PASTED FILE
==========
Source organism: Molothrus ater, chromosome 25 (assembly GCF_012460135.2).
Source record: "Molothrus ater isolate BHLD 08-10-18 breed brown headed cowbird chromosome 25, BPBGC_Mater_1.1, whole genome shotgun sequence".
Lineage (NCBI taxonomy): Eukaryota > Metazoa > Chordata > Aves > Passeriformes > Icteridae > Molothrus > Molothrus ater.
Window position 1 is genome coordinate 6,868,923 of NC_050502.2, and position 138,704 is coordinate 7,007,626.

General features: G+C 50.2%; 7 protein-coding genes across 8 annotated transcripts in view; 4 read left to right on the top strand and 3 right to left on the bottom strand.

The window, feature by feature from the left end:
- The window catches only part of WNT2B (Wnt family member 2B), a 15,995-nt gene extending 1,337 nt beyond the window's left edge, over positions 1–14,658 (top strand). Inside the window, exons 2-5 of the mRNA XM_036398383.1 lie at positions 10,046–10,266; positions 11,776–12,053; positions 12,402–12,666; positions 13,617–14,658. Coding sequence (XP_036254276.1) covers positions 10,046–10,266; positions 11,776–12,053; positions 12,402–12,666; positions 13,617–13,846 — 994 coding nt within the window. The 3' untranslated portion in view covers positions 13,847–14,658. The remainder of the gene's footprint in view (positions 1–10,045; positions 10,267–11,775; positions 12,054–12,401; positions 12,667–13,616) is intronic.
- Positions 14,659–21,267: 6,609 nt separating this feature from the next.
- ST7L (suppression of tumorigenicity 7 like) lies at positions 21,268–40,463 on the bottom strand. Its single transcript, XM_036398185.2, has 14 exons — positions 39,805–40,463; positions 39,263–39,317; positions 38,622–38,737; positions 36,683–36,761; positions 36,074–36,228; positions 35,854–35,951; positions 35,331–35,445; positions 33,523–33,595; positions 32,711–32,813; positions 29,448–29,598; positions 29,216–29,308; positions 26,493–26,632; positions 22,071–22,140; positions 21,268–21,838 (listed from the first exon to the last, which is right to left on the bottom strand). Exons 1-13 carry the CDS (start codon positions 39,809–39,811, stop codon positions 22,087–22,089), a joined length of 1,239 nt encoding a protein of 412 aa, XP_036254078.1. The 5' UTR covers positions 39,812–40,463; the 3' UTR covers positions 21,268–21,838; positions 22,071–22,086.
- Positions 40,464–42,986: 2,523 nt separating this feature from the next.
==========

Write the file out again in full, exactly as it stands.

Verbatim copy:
Source organism: Molothrus ater, chromosome 25 (assembly GCF_012460135.2).
Source record: "Molothrus ater isolate BHLD 08-10-18 breed brown headed cowbird chromosome 25, BPBGC_Mater_1.1, whole genome shotgun sequence".
Lineage (NCBI taxonomy): Eukaryota > Metazoa > Chordata > Aves > Passeriformes > Icteridae > Molothrus > Molothrus ater.
Window position 1 is genome coordinate 6,868,923 of NC_050502.2, and position 138,704 is coordinate 7,007,626.

General features: G+C 50.2%; 7 protein-coding genes across 8 annotated transcripts in view; 4 read left to right on the top strand and 3 right to left on the bottom strand.

The window, feature by feature from the left end:
- The window catches only part of WNT2B (Wnt family member 2B), a 15,995-nt gene extending 1,337 nt beyond the window's left edge, over positions 1–14,658 (top strand). Inside the window, exons 2-5 of the mRNA XM_036398383.1 lie at positions 10,046–10,266; positions 11,776–12,053; positions 12,402–12,666; positions 13,617–14,658. Coding sequence (XP_036254276.1) covers positions 10,046–10,266; positions 11,776–12,053; positions 12,402–12,666; positions 13,617–13,846 — 994 coding nt within the window. The 3' untranslated portion in view covers positions 13,847–14,658. The remainder of the gene's footprint in view (positions 1–10,045; positions 10,267–11,775; positions 12,054–12,401; positions 12,667–13,616) is intronic.
- Positions 14,659–21,267: 6,609 nt separating this feature from the next.
- ST7L (suppression of tumorigenicity 7 like) lies at positions 21,268–40,463 on the bottom strand. Its single transcript, XM_036398185.2, has 14 exons — positions 39,805–40,463; positions 39,263–39,317; positions 38,622–38,737; positions 36,683–36,761; positions 36,074–36,228; positions 35,854–35,951; positions 35,331–35,445; positions 33,523–33,595; positions 32,711–32,813; positions 29,448–29,598; positions 29,216–29,308; positions 26,493–26,632; positions 22,071–22,140; positions 21,268–21,838 (listed from the first exon to the last, which is right to left on the bottom strand). Exons 1-13 carry the CDS (start codon positions 39,809–39,811, stop codon positions 22,087–22,089), a joined length of 1,239 nt encoding a protein of 412 aa, XP_036254078.1. The 5' UTR covers positions 39,812–40,463; the 3' UTR covers positions 21,268–21,838; positions 22,071–22,086.
- Positions 40,464–42,986: 2,523 nt separating this feature from the next.